IDEAS home Printed from https://ideas.repec.org/p/smu/ecowpa/1504.html
   My bibliography  Save this paper

Revisiting the link between PAC contributions and lobbying expenditures

Author

Listed:
  • James Lake

    (Southern Methodist University)

Abstract

Data on campaign contributions of PACs (political action committees) in the US does not contain the PACs' issues of concern. Additionally, while recent US lobbying data details the issues of concern for an interest group, it does not detail the Congressional representatives lobbied by the interest group. Expanding the time-frame of earlier work, I confirm that PACs engaging in lobbying and campaign contributions account for the majority of such political money despite representing a small minority of all PACs. I show how this allows construction of a novel dataset that decomposes representative-specific contributions across issues as well as issue-specific lobbying expenditures across representatives. This decomposition can qualitatively a¤ect results regarding the relationship between political money and Congressional voting behavior on trade policy.

Suggested Citation

  • James Lake, 2015. "Revisiting the link between PAC contributions and lobbying expenditures," Departmental Working Papers 1504, Southern Methodist University, Department of Economics.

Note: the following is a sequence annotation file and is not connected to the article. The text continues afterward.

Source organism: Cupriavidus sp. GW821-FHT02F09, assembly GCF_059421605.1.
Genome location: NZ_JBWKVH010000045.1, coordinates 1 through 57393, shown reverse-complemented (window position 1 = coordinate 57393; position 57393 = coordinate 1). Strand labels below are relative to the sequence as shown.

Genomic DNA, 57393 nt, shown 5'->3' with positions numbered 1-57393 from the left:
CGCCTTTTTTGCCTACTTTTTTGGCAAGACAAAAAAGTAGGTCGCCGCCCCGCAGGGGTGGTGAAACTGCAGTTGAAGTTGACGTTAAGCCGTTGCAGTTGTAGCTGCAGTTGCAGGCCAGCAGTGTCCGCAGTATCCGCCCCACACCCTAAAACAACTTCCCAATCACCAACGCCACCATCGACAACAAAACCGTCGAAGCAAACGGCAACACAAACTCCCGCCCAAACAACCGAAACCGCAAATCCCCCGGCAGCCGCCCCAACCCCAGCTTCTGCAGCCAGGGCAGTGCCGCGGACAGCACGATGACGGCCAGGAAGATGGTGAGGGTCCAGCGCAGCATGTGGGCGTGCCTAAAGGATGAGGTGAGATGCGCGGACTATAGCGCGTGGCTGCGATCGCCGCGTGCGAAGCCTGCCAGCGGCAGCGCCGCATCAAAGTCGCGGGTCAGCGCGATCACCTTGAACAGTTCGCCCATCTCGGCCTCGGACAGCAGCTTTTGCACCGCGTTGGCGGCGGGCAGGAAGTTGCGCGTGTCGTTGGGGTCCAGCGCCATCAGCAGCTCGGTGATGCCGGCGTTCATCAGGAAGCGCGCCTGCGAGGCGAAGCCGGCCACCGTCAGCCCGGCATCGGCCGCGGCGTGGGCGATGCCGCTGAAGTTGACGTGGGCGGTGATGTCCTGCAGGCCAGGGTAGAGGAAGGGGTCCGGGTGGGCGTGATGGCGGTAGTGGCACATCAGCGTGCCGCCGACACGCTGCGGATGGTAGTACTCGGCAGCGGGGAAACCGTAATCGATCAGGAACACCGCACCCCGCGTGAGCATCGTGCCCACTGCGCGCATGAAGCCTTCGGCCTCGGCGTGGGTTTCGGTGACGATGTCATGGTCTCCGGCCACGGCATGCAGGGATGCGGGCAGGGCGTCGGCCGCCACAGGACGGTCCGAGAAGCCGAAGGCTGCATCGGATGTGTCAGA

• Handle: RePEc:smu:ecowpa:1504
    as

    Download full text from publisher

    File URL: https://ftp1.economics.smu.edu/WorkingPapers/2015/LAKE/LAKE-2015-04.pdf
    Download Restriction: no
    ---><---

    Other versions of this item:

    References listed on IDEAS

    as
    1. Kishore Gawande & Usree Bandyopadhyay, 2000. "Is Protection for Sale? Evidence on the Grossman-Helpman Theory of Endogenous Protection," The Review of Economics and Statistics, MIT Press, vol. 82(1), pages 139-152, February.
    2. Ludema, Rodney D & Mayda, Anna Maria & Mishra, Prachi, 2010. "Protection for Free? The Political Economy of U.S. Tariff Suspensions," CEPR Discussion Papers 7926, C.E.P.R. Discussion Papers.
    3. Lake, James & Millimet, Daniel L., 2016. "An empirical analysis of trade-related redistribution and the political viability of free trade," Journal of International Economics, Elsevier, vol. 99(C), pages 156-178.
    4. Paola Conconi & Giovanni Facchini & Max F. Steinhardt & Maurizio Zanardi, 2020. "The political economy of trade and migration: Evidence from the U.S. Congress," Economics and Politics, Wiley Blackwell, vol. 32(2), pages 250-278, July.
    5. Conconi, Paola & Facchini, Giovanni & Zanardi, Maurizio, 2014. "Policymakers' horizon and trade reforms: The protectionist effect of elections," Journal of International Economics, Elsevier, vol. 94(1), pages 102-118.